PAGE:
Saturday, May 31, 2014

Homemade Eggettes or Gai Daan Jai (雞蛋仔)

While most of you have probably been helping yourself to chocolate Easter eggs last month, my mind has been occupied by an entirely different kind of eggy treat: the Hong Kong street snack called gai daan jai (雞蛋仔), which translates to a diminutive of the word for egg. For this reason, I prefer the terms "eggettes" or "egglets", though they are known by a variety of names, including Egg Waffle, Hong Kong Waffle (even though they actually sell the waffles with the grid pattern in Hong Kong as well), Waffle Balls, Bubble Waffle, Mini Egg Puff, Egg Cake, or simply Gai Daan Jai.

My homemade gai daan jai.

The basic ingredients of this iconic Hong Kong street food are only flour, eggs, and sugar. But there are many variations, and businesses will not share their secrets lightly. The quality between the different vendors can differ greatly, as we discovered first hand, and they look deceptively easy to make. After fail after fail in my kitchen, however, I can assure you that these simple snacks require a high level of skill indeed!


Although there is no definitive answer as to how gai daan jai were invented, most people seem to say they originated in Hong Kong around 1950, as refugees fleeing civil war in China flooded into the city. With a growing population, entrepreneurs came up with creative ways to make the best use of scarce resources under strict government price control. Apparently, back then, eggettes were cooked at streetside carts over charcoal stoves, and sold by the egglet for 1 cent.

Some claim they began as a way for small grocers to use up broken eggs, while others say the egg-shaped mould was used to make up for an eggless batter. Eggs may be less of a luxury these days, but it is certainly harder now to get hold of the more flavourful duck eggs which some sellers used at the time.

Sadly, it is now illegal for most waffle vendors to ply their trade in the streets of Hong Kong. With a goal of public health and safety, government officials stopped issuing new hawker licences in the early 1970s. High profile arrests of traditional but permitless cart holders have provoked public outrage, with commentators lamenting the loss of the city's street food culture.

Eggette seller cooking over a charcoal stove.

Makers of eggettes have also largely abandoned the use of charcoal stoves for gas-powered ones, or have switched to electric moulds.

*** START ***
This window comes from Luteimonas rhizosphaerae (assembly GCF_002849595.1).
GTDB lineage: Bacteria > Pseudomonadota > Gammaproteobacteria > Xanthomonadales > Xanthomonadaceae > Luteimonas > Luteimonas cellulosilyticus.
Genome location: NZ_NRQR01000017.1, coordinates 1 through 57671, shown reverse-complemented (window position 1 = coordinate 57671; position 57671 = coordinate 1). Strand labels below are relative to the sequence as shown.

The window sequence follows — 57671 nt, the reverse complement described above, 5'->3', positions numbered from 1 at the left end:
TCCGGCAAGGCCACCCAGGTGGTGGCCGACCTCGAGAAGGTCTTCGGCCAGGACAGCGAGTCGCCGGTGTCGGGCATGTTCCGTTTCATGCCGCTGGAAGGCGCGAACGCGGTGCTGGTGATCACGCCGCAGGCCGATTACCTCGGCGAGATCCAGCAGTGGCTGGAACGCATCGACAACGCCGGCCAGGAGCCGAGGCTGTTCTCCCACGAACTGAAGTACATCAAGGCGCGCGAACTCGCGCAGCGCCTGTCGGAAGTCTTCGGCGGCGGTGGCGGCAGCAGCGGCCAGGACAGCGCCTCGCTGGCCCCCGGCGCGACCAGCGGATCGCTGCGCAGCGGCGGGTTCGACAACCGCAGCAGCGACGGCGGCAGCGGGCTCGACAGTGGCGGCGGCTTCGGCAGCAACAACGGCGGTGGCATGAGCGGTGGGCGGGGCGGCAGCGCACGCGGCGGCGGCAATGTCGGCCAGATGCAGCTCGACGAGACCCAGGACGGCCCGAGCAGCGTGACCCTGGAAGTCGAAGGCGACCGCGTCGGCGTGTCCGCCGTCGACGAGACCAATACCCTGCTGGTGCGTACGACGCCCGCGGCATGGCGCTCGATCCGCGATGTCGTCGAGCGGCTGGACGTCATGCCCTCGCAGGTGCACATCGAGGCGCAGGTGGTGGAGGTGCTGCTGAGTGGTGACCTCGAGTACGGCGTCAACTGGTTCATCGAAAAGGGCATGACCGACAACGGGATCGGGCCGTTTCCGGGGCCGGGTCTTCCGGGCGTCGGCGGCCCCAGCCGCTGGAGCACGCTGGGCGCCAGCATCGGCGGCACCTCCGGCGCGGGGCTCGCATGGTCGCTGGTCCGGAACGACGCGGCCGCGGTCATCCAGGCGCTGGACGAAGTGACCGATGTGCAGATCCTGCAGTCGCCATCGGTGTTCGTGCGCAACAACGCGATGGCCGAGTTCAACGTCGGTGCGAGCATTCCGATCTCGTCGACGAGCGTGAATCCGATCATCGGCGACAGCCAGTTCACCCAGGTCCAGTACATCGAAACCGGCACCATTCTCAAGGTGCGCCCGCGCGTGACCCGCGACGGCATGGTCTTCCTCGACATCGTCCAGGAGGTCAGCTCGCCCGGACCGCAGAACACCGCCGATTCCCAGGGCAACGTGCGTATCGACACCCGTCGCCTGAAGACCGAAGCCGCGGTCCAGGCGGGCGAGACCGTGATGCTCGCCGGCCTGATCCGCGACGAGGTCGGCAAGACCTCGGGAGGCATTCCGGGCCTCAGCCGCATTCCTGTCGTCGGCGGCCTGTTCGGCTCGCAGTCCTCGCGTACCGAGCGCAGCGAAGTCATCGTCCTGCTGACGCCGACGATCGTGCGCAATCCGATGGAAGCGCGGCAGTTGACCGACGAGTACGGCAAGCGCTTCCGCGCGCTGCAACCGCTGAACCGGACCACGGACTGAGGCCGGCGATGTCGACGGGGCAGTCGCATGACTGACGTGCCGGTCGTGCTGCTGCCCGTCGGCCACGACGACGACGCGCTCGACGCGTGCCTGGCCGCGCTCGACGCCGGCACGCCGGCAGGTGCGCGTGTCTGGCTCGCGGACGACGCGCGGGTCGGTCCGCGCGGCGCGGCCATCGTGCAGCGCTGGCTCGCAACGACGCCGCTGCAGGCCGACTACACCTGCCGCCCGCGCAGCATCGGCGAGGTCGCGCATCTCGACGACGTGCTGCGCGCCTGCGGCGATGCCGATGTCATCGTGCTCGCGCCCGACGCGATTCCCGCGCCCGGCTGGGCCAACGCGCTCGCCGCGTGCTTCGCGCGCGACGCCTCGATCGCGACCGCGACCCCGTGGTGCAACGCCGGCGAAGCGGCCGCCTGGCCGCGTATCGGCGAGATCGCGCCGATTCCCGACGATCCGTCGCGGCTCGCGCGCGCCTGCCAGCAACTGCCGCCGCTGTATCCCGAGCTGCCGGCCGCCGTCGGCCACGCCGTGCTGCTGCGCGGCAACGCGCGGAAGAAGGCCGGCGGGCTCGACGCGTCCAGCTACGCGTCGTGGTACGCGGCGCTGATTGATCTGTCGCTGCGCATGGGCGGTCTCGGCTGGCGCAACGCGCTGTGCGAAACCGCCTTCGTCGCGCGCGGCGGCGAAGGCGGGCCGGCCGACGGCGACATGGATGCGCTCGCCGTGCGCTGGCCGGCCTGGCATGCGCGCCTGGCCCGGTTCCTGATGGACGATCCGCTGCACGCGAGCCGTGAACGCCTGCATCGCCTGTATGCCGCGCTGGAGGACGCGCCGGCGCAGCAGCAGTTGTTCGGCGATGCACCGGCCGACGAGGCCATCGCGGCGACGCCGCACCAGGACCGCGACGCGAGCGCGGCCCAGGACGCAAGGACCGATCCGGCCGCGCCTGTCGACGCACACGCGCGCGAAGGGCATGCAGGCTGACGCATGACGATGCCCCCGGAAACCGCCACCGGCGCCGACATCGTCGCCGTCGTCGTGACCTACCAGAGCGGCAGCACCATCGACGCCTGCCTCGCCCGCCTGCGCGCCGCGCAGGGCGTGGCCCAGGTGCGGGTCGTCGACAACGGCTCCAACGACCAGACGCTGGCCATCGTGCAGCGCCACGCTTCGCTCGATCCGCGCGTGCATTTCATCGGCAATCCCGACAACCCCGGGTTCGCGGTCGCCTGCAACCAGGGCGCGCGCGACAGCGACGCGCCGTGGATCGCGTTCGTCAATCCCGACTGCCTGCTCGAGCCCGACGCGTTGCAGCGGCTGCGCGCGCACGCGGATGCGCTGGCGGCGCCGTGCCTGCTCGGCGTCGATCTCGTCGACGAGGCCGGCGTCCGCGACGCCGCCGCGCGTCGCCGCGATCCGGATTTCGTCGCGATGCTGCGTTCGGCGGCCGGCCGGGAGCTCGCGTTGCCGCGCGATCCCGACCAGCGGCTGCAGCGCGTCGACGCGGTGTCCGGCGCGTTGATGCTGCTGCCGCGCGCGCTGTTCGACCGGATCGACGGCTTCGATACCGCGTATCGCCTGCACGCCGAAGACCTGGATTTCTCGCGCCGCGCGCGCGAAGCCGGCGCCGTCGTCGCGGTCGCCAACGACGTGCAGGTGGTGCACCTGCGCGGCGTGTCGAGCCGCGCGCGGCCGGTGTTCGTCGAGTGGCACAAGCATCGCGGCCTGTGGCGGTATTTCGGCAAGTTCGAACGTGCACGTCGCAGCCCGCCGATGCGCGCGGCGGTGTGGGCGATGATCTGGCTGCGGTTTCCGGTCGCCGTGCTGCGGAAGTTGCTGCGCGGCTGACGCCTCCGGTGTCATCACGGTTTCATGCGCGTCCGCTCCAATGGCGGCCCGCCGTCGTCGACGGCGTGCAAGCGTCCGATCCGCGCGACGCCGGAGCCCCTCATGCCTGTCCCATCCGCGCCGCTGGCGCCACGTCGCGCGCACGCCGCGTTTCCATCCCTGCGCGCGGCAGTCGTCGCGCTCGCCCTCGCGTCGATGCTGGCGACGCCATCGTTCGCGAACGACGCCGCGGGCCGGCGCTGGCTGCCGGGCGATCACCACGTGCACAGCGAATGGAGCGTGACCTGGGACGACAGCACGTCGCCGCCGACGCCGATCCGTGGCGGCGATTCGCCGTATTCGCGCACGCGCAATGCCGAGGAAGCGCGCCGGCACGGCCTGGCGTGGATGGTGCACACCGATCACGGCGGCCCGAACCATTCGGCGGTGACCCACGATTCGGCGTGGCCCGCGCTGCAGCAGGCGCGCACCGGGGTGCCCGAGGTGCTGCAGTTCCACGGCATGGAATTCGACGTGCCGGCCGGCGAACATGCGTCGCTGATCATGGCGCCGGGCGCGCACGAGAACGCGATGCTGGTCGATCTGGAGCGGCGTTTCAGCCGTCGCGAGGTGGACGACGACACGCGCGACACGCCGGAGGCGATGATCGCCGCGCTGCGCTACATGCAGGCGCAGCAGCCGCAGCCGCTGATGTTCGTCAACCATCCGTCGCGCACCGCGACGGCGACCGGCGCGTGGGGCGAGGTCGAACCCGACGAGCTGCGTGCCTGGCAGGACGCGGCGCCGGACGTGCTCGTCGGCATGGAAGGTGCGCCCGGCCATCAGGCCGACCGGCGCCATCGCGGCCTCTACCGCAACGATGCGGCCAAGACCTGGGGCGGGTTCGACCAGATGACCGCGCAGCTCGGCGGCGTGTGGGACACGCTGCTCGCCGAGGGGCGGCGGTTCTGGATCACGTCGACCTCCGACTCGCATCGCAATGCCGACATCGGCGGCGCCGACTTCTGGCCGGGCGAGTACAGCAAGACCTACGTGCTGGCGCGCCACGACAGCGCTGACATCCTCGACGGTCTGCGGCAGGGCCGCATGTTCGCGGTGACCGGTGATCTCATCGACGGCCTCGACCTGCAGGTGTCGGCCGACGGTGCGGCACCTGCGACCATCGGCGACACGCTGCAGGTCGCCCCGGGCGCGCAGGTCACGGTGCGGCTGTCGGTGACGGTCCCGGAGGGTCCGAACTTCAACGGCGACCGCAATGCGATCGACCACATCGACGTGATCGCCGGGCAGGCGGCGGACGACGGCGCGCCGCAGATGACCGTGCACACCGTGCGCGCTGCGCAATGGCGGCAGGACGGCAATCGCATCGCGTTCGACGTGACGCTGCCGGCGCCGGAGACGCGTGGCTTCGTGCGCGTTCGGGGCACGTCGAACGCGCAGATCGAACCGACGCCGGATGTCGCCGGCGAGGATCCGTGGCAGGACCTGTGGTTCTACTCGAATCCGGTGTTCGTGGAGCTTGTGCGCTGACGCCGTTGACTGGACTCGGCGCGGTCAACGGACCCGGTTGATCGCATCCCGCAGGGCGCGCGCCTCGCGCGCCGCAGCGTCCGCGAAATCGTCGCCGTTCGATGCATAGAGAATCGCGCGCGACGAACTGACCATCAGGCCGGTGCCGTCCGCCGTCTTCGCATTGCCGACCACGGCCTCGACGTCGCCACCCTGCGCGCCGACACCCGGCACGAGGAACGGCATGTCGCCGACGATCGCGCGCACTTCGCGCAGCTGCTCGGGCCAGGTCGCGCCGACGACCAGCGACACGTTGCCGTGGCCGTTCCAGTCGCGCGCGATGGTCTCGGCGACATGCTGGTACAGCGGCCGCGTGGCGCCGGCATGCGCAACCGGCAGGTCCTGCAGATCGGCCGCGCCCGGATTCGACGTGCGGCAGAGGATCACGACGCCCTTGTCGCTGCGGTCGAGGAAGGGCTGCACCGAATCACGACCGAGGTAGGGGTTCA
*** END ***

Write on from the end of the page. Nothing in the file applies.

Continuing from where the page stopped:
Related Articles
Videos in Cantonese
  • 《文化多面睇 炭燒雞蛋仔伯伯》 (NOW BNC, 2 September 2012) - Mr Ng, a 75-year-old eggette seller who entered the trade in 1982, still uses charcoal stoves and shares his recipe with kids; he cannot afford to open a shop, and the government stopped issuing hawker licences in the 1970s, hence the illegal work; misinformation also led to demise of the street-sellers (posters showed them as horrific and dirty)
  • 《名廚。食出五味人生》 (i-Cable Channel 12 娛樂台, 9 September 2012) - Mr Ng says that no eggs were used at the beginning; eggettes take 8 minutes to cook; interview with Eric from Gu Fah Bakery, a specialist eggette store with modern flavours, using beer to make the dough rise.
  • 《雞蛋仔。香港地道小吃 (Firewalk Productions, 25 November 2012) - Mr Liu, owner of LKK North Point Eggettes, says his mother used duck eggs in the 1950s; it takes 7 - 8 minutes to cook an eggette; he makes a batch of batter using 400 eggs.

The Ideal

In a previous post, I shared our favourite spot in Hong Kong for eating eggettes. While eggettes from other vendors are frequently disappointingly limp and soggy, those from LKK North Point Eggettes are consistently fresh and crunchy on the outside, with a soft pillow against one side inside. As another blogger aptly describes it, they are addictive, "just like popping bubble wrap".

I would say that excellent eggettes need to have the following characteristics:
  • crisp on the outside, but soft on the inside
  • the little balls should be interconnected, so you can snap them apart with satisfaction
  • they should be evenly lightly golden, with the balls the same colour as the bits joining them together
  • smooth shiny surface
  • fresh, fragrant flavour
Related Articles

Unlike Chinese egg rolls, you definitely need specialist equipment to make eggettes. How else would you be able to mould your batter into little balls?